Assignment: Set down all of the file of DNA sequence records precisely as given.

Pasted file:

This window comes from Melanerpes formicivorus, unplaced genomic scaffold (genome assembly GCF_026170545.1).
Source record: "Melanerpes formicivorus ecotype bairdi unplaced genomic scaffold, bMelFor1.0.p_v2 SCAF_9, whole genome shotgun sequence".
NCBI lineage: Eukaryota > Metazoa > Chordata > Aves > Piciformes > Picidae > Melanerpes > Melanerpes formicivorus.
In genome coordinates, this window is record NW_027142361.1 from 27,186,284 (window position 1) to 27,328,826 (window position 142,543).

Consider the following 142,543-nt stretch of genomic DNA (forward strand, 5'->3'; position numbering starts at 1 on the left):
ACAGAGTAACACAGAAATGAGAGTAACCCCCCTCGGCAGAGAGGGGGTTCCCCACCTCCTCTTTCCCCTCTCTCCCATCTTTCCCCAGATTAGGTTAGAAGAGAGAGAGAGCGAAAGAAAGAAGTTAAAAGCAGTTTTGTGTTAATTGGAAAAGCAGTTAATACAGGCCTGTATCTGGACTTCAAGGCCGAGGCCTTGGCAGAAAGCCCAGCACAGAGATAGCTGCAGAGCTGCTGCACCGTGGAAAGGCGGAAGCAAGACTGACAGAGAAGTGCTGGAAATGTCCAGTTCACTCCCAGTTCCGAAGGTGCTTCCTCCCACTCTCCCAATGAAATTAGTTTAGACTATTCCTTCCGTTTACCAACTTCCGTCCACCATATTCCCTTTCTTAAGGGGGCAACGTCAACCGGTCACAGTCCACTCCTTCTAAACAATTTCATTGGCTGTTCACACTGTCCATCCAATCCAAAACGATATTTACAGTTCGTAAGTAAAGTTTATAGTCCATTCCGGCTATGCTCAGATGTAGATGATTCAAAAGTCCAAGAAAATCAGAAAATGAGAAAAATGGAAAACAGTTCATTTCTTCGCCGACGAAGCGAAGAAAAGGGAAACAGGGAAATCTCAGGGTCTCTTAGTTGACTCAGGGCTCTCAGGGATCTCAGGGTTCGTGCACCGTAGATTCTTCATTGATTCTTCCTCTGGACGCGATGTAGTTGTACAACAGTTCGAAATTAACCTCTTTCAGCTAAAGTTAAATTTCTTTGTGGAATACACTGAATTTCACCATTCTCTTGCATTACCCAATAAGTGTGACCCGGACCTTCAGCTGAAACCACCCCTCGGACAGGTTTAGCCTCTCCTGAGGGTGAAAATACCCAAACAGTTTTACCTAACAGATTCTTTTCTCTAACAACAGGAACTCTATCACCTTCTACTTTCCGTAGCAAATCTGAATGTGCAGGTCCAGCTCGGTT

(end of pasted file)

This window comes from Melanerpes formicivorus, unplaced genomic scaffold (genome assembly GCF_026170545.1).
Source record: "Melanerpes formicivorus ecotype bairdi unplaced genomic scaffold, bMelFor1.0.p_v2 SCAF_9, whole genome shotgun sequence".
NCBI lineage: Eukaryota > Metazoa > Chordata > Aves > Piciformes > Picidae > Melanerpes > Melanerpes formicivorus.
In genome coordinates, this window is record NW_027142361.1 from 27,186,284 (window position 1) to 27,328,826 (window position 142,543).

Consider the following 142,543-nt stretch of genomic DNA (forward strand, 5'->3'; position numbering starts at 1 on the left):
ACAGAGTAACACAGAAATGAGAGTAACCCCCCTCGGCAGAGAGGGGGTTCCCCACCTCCTCTTTCCCCTCTCTCCCATCTTTCCCCAGATTAGGTTAGAAGAGAGAGAGAGCGAAAGAAAGAAGTTAAAAGCAGTTTTGTGTTAATTGGAAAAGCAGTTAATACAGGCCTGTATCTGGACTTCAAGGCCGAGGCCTTGGCAGAAAGCCCAGCACAGAGATAGCTGCAGAGCTGCTGCACCGTGGAAAGGCGGAAGCAAGACTGACAGAGAAGTGCTGGAAATGTCCAGTTCACTCCCAGTTCCGAAGGTGCTTCCTCCCACTCTCCCAATGAAATTAGTTTAGACTATTCCTTCCGTTTACCAACTTCCGTCCACCATATTCCCTTTCTTAAGGGGGCAACGTCAACCGGTCACAGTCCACTCCTTCTAAACAATTTCATTGGCTGTTCACACTGTCCATCCAATCCAAAACGATATTTACAGTTCGTAAGTAAAGTTTATAGTCCATTCCGGCTATGCTCAGATGTAGATGATTCAAAAGTCCAAGAAAATCAGAAAATGAGAAAAATGGAAAACAGTTCATTTCTTCGCCGACGAAGCGAAGAAAAGGGAAACAGGGAAATCTCAGGGTCTCTTAGTTGACTCAGGGCTCTCAGGGATCTCAGGGTTCGTGCACCGTAGATTCTTCATTGATTCTTCCTCTGGACGCGATGTAGTTGTACAACAGTTCGAAATTAACCTCTTTCAGCTAAAGTTAAATTTCTTTGTGGAATACACTGAATTTCACCATTCTCTTGCATTACCCAATAAGTGTGACCCGGACCTTCAGCTGAAACCACCCCTCGGACAGGTTTAGCCTCTCCTGAGGGTGAAAATACCCAAACAGTTTTACCTAACAGATTCTTTTCTCTAACAACAGGAACTCTATCACCTTCTACTTTCCGTAGCAAATCTGAATGTGCAGGTCCAGCTCGGTT